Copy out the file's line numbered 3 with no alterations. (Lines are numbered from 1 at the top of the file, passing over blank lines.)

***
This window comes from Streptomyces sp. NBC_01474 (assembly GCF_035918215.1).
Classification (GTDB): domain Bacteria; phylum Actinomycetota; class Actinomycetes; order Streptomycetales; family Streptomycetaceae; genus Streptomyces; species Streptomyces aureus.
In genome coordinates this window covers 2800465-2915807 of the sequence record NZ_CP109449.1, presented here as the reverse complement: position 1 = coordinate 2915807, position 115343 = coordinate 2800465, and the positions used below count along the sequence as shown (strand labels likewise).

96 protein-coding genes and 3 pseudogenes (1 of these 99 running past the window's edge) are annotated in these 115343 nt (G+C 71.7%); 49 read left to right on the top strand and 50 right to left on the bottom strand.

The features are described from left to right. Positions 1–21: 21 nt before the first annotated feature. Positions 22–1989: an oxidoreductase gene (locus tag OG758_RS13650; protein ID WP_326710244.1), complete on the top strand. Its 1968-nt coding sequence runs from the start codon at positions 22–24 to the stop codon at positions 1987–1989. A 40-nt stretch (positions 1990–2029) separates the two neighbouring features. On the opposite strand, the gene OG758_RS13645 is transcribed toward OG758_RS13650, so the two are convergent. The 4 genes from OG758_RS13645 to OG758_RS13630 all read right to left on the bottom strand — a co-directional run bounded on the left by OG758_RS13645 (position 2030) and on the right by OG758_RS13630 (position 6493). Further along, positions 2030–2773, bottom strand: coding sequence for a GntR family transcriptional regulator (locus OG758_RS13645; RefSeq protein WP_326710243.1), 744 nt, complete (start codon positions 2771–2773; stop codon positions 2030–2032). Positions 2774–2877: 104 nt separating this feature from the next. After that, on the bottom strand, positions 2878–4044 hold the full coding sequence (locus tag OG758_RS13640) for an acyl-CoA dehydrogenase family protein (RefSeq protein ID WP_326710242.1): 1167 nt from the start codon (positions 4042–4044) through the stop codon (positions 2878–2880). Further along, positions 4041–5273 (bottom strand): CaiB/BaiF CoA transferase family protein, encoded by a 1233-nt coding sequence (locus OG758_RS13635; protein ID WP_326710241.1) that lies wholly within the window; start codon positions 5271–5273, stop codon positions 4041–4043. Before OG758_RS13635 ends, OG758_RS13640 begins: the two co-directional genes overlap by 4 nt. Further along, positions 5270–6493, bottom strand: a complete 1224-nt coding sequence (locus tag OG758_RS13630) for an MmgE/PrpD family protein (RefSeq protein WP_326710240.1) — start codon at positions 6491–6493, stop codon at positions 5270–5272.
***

In genome coordinates this window covers 2800465-2915807 of the sequence record NZ_CP109449.1, presented here as the reverse complement: position 1 = coordinate 2915807, position 115343 = coordinate 2800465, and the positions used below count along the sequence as shown (strand labels likewise).